Detective Carrie Shatner comes from a long line of criminals, and, while she’s reluctant to admit it, she’s somewhat proud of her ancestry. As far back as the Shatners can be traced, they have been breaking the law and running from it, too. It’s a family tradition. Over the years, Carrie has tried to distance herself from her family’s criminal activities. But that is easier said than done. Carrie works for the Wyatt County Sheriff’s Department in Eastern Texas, and her main job is to cover up her family’s crimes and keep them out of jail.
Criminal Misdeeds opens at the Wyatt County Fairgrounds with the Shatner family celebrating New Year’s Eve in their usual style – illegal fireworks, homemade moonshine, and a near brawl. After shutting down the party, Carrie does a final sweep of the fairgrounds and finds a dead body in a dumpster.
Good news: the dead man is not a Shatner.
Bad news: the Shatners are now suspects in a homicide investigation.
Soon, the fairgrounds are overrun with law enforcement, including a Texas Ranger who is taking over the investigation. Sergeant Jerrod Hardy has never met any of the Shatners, but he has heard plenty of stories about their criminal activities – most of which are true. Even though Hardy’s initial suspect list is entirely made up of Shatners, even he’s having trouble believing that any of Shatners were dumb enough to kill someone and then leave the body at the scene of the family’s party.
Despite serious misgivings, Hardy decides to allow Carrie to help him investigate. She’s convinced that the Shatners are being framed, and she believes that, with Hardy’s help, she can find the person responsible. Unfortunately, her family isn’t doing much to help prove their innocence. And outsiders aren’t making it easy for Carrie either.
I come from a long line of criminals.
Moonshiners, rumrunners, and drug dealers. Horse thieves and carjackers. Bank robbers, burglars, pickpockets, and con artists. And then there has been the occasional killer. You name it, whether it’s a felony or a misdemeanor, somewhere along the line a member of my family has committed it.
As far back as the Shatner family could be traced – from southern England to the mountains of western North Carolina, and now to the Piney Woods of East Texas – we had been breaking the law. And running from it, too.
It was a family tradition.
You see, the Shatners have never swum in the baby pool of life. We’ve always been out in the deep end, and we jumped in headfirst.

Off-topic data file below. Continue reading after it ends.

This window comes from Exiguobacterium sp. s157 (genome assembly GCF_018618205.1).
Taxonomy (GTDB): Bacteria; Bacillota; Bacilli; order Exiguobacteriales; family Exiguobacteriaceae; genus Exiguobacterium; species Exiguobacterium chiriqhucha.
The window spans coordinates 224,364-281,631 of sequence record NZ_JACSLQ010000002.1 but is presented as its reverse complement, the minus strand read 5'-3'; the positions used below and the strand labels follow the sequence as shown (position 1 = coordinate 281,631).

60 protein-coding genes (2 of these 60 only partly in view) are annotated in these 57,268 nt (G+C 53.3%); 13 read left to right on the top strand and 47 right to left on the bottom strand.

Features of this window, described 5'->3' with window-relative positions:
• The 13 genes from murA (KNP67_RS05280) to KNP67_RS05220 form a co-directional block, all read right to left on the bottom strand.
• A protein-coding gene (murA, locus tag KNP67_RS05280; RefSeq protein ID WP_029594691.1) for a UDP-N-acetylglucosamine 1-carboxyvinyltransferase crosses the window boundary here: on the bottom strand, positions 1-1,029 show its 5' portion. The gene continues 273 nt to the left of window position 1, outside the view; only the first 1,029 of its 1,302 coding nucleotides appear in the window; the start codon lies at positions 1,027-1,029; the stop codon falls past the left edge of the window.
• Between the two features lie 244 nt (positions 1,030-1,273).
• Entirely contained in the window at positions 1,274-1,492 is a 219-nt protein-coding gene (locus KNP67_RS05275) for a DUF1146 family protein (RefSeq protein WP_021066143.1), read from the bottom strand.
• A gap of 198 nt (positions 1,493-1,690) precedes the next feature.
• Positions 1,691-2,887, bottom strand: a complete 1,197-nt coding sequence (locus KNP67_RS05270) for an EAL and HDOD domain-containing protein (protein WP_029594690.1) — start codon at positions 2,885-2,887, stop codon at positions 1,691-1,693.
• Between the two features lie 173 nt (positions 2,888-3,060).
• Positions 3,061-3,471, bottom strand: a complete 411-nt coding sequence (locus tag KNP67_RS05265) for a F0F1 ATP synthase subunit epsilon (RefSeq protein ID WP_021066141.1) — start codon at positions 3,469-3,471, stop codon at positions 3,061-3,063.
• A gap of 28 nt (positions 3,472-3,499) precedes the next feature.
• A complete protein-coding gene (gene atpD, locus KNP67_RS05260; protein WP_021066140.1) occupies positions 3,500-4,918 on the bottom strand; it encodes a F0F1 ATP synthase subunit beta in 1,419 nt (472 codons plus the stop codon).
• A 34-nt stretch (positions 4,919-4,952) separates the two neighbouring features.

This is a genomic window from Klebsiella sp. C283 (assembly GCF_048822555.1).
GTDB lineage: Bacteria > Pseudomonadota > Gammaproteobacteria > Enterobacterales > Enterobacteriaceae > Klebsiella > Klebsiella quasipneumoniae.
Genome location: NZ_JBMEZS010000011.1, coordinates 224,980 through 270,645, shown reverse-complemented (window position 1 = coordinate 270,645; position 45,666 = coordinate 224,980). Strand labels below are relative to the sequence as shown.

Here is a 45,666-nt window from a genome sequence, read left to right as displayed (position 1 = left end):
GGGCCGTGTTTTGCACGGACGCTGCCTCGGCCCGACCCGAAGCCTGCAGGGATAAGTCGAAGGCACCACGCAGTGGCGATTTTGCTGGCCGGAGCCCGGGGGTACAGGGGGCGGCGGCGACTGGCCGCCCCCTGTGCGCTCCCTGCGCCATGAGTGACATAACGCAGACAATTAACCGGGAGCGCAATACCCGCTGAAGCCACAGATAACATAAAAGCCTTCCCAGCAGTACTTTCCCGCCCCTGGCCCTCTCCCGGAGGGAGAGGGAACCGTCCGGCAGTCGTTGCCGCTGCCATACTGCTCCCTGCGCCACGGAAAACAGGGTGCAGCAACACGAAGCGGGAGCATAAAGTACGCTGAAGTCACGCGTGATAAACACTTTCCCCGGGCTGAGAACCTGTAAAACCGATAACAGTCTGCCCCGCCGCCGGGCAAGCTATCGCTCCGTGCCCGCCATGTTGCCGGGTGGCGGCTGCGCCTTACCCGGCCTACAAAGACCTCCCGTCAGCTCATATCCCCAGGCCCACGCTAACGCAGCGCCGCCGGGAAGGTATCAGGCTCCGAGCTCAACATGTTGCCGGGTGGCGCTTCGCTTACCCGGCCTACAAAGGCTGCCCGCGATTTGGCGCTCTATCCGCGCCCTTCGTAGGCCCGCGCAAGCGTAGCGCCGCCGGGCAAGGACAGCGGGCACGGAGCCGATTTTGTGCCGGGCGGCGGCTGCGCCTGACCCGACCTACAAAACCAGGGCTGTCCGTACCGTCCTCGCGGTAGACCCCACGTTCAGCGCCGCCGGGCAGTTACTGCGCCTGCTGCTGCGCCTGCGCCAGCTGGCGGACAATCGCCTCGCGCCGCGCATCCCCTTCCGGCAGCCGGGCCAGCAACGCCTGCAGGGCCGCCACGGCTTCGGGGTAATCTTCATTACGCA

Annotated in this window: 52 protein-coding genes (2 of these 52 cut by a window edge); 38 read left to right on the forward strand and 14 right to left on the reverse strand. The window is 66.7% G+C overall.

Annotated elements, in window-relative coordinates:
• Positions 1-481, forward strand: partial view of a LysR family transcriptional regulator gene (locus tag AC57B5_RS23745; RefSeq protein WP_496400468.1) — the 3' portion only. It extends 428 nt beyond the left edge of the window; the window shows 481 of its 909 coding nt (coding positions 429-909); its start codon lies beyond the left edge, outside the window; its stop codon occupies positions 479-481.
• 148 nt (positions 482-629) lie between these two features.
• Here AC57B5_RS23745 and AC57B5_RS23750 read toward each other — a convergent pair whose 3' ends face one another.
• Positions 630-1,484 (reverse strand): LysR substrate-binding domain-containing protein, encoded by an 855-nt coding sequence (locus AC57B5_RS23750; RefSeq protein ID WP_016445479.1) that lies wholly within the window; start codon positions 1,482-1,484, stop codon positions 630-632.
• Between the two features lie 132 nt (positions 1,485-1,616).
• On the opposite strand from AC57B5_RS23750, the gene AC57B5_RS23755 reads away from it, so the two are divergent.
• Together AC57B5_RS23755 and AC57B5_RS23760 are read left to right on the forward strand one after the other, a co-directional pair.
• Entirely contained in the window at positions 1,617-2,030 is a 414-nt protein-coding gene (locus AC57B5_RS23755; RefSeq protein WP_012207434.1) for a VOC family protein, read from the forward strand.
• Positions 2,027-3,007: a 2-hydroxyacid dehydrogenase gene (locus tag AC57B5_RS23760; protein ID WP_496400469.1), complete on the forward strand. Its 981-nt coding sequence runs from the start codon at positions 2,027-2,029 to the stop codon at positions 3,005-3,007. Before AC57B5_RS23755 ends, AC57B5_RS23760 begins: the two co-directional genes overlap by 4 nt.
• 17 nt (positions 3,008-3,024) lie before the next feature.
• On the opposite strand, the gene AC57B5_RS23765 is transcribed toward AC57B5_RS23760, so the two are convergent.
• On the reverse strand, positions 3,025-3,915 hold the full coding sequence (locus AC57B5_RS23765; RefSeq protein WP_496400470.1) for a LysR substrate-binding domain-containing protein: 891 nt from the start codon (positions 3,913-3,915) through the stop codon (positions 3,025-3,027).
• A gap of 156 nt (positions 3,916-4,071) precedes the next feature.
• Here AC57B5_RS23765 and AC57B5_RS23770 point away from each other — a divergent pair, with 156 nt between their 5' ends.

As for me, every day I fight my genetic predisposition to break the law. Some days I’ve been more successful than others. You see, I can’t break the law when I’m the one who is supposed to be upholding it.
My name is Carrie Shatner, and for the last three-and-a-half years I have worked as a detective and crime scene technician for the Wyatt County Sheriff’s Department in East Texas. That would put my Bachelor of Science in Criminal Justice from Sam Houston State University to good use except there wasn’t a whole heck of a lot of serious crime in Wyatt County. I mainly sat behind my desk all day, twiddling my thumbs, playing Sudoku, and keeping up with my various social media accounts.
While my official job was to process crime scenes and deal with all parts of criminal investigations, my unofficial job was to cover up my family’s illegal activities and keep them out of jail. I’d be the first to admit that what I have been doing wasn’t ethical. It was probably also criminal. I tried not to think about that too much. To be honest, I tried not to think about any of it too much. Most days I felt like quitting my job. Family obligation prevented that.
I’m not saying that all of the Shatners have been hardened criminals. Sure, most of the older ones were. But at least some of the younger ones shied away from the family business and seemed to be sticking to the straight and narrow. And they were the reason why I do what I do. Yes, I clean up the crimes of the guilty. But I do it to protect the innocent.
These days, the laws my various family members break have been fairly minor ones. Okay, some were still kind of major. But it was nothing compared to what we used to engage in. I mean, I’m pretty sure we were no longer involved in contract killing or organized crime.
What I did know was that my great-uncles had a moonshine still out in the woods and a marijuana crop concealed in a bunch of old Cold War bomb shelters. Every time I caught one of my family members selling the homebrew or the pot, they would promise me it was the last time. I didn’t believe them. I didn’t arrest them either, because I knew it wouldn’t stop them. It would also infuriate the rest of the family. And, while tempting, that wasn’t a risk I was quite willing to take. At least not yet.
Occasionally, one of the younger Shatners would steal a car or deface some public property or get busted for underage drinking. The older Shatners were always getting nabbed for public indecency and public intoxication. Some of them were also heavily involved in insurance scams. And then there had been the occasional assault. But we hadn’t killed anyone – accidently or on purpose – in years. Or, if someone had, I didn’t know about it.
When you got down to it, the majority of the bad things that the Shatners have done were just plain dumb. And, as far as I knew, being stupid wasn’t illegal. We would have been in serious trouble otherwise.
I don’t want you to go into this thinking that all of the Shatners were bad people. Most of them have just been a little misguided.
At least that’s what I kept telling myself.
Until I found the body.
-Excerpt from CRIMINAL MISDEEDS